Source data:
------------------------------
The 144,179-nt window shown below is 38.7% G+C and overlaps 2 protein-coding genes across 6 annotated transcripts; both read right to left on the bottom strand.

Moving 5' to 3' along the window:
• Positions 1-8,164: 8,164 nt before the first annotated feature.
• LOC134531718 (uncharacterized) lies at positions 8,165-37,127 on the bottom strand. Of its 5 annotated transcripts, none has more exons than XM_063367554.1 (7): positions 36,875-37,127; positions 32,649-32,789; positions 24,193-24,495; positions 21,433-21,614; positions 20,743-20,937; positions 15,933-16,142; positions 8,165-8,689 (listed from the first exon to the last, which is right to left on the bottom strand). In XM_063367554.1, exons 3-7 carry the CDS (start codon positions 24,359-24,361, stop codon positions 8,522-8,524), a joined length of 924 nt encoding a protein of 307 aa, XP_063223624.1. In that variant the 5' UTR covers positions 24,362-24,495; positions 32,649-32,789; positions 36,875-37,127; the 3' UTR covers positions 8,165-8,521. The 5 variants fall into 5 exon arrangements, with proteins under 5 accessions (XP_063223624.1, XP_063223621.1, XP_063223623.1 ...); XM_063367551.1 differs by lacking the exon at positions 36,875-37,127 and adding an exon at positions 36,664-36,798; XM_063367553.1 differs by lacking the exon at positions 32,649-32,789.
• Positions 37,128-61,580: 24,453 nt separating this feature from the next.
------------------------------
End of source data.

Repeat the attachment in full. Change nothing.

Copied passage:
The 144,179-nt window shown below is 38.7% G+C and overlaps 2 protein-coding genes across 6 annotated transcripts; both read right to left on the bottom strand.

Moving 5' to 3' along the window:
• Positions 1-8,164: 8,164 nt before the first annotated feature.
• LOC134531718 (uncharacterized) lies at positions 8,165-37,127 on the bottom strand. Of its 5 annotated transcripts, none has more exons than XM_063367554.1 (7): positions 36,875-37,127; positions 32,649-32,789; positions 24,193-24,495; positions 21,433-21,614; positions 20,743-20,937; positions 15,933-16,142; positions 8,165-8,689 (listed from the first exon to the last, which is right to left on the bottom strand). In XM_063367554.1, exons 3-7 carry the CDS (start codon positions 24,359-24,361, stop codon positions 8,522-8,524), a joined length of 924 nt encoding a protein of 307 aa, XP_063223624.1. In that variant the 5' UTR covers positions 24,362-24,495; positions 32,649-32,789; positions 36,875-37,127; the 3' UTR covers positions 8,165-8,521. The 5 variants fall into 5 exon arrangements, with proteins under 5 accessions (XP_063223624.1, XP_063223621.1, XP_063223623.1 ...); XM_063367551.1 differs by lacking the exon at positions 36,875-37,127 and adding an exon at positions 36,664-36,798; XM_063367553.1 differs by lacking the exon at positions 32,649-32,789.
• Positions 37,128-61,580: 24,453 nt separating this feature from the next.